$100,000 Matching Donation to Close the Opportunity Gap for Justice System Impacted Youth of Color
All donations are tax deductible through New Earth 501 (c)(3). Tax ID: 33-0705045
Message From Aubrey Marcus
I have been searching for a way to make the biggest impact possible for the underserved communities of our nation. When I met Dr. Grammer and learned about his program, I knew I had found it. His sustainable, holistic approach I am convinced is the future of restoring justice, nutritional resources, and awareness where it is needed most. I was so moved by what he is doing, I decided to pledge a $100,000 matching donation. It is my deepest wish that we max out the capacity of that donation, and I thank you from my heart for your attention and consideration.
Use of Proceeds
The proceeds of this fundraiser will be used for the following purposes:
1. Fund a New Community Center as a Working Model for Sustainable Community Support and Youth Development.
New Earth is actively working to expand its operation to reach more youth in the community. It is imagining a new 18,000 sq. ft. multi-faceted campus to include all of its original trauma-informed programs, and will add an auditorium for community town halls, dinners, fitness, and sports. New Earth is also adding a new social enterprise to provide fresh organic produce to low-income families and this endeavor will generate more jobs for youth. This enterprise will be an organic market onsite that will be stocked with locally sourced produce and groceries from Southern California farms. For every box of produce bought at the store one free box of produce will be given to a family in need and delivered to their homes by the youth employees (one-for-one model). The store will generate youth jobs, fund New Earth programs, and provide free food support to families living in the food deserts of Los Angeles. Once the operation is completed, this model will be open sourced for other communities in every major metropolitan area across the country to access.
Trauma informed care is grounded in and directed by a thorough understanding of the neurological, biological, psychological, and social effects of trauma and the prevalence of these experiences in youth who experience the justice and foster care systems. It considers knowledge about trauma — its impact, interpersonal dynamic, and paths to recovery and incorporates this knowledge into all aspects of service delivery. Trauma informed care also recognizes that traditional service approaches can re-traumatize individuals and family members. Additionally, trauma informed care is a person-centered response focused on improving an individuals’ all- around wellness rather than simply treating symptoms of trauma.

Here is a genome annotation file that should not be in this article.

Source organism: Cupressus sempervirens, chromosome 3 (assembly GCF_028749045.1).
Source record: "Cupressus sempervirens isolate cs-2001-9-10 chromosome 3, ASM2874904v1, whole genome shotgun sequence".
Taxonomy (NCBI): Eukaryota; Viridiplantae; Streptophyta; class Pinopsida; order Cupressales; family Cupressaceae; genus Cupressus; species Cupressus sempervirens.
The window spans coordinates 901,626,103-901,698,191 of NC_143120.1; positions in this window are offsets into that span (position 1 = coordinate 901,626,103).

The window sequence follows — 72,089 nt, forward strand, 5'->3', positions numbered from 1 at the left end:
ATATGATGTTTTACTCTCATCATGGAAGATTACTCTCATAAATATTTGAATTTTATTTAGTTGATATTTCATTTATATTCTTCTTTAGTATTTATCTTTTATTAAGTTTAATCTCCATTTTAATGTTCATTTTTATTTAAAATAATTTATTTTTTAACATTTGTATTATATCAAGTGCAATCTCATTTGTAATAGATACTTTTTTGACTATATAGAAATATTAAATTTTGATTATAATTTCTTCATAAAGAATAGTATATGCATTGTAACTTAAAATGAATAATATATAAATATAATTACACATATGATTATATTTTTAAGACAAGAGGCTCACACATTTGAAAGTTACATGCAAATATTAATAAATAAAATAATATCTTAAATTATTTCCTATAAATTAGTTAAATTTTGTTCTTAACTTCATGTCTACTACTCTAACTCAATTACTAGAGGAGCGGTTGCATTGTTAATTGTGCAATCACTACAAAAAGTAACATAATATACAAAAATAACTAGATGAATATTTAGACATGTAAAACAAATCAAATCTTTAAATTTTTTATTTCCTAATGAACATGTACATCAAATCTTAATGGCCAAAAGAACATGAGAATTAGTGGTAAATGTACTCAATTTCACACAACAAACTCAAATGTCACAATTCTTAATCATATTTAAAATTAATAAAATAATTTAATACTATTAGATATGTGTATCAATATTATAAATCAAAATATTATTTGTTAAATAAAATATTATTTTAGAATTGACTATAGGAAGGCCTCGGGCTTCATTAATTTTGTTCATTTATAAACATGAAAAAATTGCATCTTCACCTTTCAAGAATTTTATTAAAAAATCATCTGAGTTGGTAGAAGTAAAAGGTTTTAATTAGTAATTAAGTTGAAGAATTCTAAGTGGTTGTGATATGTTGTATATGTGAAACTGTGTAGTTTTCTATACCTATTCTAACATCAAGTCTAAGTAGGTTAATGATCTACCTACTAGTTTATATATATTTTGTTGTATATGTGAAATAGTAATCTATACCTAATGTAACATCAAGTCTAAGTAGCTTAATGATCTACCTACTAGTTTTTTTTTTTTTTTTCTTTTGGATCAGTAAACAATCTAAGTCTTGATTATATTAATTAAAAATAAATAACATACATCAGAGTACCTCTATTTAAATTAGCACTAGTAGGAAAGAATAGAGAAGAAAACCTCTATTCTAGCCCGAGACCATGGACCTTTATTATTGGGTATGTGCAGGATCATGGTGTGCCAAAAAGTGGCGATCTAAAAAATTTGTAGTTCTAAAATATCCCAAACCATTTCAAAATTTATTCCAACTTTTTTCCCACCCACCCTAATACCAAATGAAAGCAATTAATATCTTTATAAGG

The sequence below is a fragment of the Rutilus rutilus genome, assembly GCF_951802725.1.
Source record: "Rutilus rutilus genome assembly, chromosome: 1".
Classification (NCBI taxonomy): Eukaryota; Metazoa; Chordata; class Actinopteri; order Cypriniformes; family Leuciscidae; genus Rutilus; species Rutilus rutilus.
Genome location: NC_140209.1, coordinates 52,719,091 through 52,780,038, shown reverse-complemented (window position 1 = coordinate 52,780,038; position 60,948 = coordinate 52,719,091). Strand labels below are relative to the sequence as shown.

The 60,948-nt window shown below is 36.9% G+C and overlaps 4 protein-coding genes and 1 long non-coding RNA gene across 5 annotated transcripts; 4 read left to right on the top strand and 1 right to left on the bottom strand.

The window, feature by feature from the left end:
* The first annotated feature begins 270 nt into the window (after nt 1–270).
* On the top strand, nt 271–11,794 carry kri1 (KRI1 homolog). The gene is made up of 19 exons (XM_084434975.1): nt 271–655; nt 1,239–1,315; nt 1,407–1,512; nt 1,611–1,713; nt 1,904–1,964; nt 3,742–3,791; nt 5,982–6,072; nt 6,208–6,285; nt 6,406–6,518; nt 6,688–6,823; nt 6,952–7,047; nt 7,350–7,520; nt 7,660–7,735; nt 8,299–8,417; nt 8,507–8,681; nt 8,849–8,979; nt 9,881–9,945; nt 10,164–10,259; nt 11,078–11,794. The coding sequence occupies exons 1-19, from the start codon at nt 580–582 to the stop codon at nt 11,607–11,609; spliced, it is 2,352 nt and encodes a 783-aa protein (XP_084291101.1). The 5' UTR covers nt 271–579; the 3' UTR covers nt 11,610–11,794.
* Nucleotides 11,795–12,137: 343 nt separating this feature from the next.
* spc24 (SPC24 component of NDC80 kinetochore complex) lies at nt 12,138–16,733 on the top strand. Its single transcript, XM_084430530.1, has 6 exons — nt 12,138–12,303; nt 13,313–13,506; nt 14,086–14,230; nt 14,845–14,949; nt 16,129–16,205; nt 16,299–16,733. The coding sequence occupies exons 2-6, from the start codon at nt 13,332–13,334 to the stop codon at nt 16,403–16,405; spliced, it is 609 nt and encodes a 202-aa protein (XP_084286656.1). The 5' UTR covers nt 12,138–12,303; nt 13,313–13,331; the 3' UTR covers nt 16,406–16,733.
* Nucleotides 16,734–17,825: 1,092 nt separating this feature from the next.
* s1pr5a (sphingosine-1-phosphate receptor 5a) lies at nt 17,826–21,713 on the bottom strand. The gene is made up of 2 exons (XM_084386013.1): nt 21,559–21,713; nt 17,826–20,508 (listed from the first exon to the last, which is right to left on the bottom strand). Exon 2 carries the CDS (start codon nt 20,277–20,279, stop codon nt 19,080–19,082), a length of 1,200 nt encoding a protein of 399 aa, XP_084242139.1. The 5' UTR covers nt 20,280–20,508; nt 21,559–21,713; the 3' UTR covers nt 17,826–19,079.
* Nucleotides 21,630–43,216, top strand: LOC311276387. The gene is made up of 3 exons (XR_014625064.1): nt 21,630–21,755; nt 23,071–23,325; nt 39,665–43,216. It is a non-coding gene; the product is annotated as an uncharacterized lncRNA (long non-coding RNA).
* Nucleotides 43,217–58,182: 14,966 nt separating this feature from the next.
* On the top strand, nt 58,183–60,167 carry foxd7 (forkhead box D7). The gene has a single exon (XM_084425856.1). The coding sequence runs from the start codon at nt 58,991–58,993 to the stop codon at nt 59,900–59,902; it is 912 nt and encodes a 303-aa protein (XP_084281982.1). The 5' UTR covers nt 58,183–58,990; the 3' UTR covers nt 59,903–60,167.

New Earth programming plan core elements: promote, support and teach:
• Passion, perseverance and grit
• Cultural competence
• Self-worth and positive ethnic self- concept
• Self-regulation and distress tolerance
• Emotional and practical intelligence
• Problem solving and decision-making
• Interpersonal skills
• Career readiness and vocational skill-building
• Relationships and relationship skills – with family, peers, and adults
• Leadership and communication skills
• Gratitude and behaviors that help society as a whole, i.e. giving back to the community
2. Lobby for the reform of criminal justice policy reform.
Criminal justice in our country has become something of an oxymoron. It is often unjust, and responsible for creating more ‘criminals’ than it rehabilitates. As an example of this over up to 70% of youth locked up, are in prison for technical violations of their probation, not actually committing any new crime.
There are a staggering 2.2 million people in the nation’s prisons and jails—a 500% increase over the last 40 years. Changes in law and policy, not changes in crime rates, explain most of this increase.
Overall, African Americans are more likely than white Americans to be arrested. Once arrested, they are more likely to be convicted; and once convicted, they are more likely to face stiff sentences. So we need to start...
• Eliminating mandatory minimum sentences and cutting back on excessively lengthy sentences; for example, by imposing a 20-year maximum on most prison terms.
• Shifting resources to community-based prevention and treatment for substance abuse.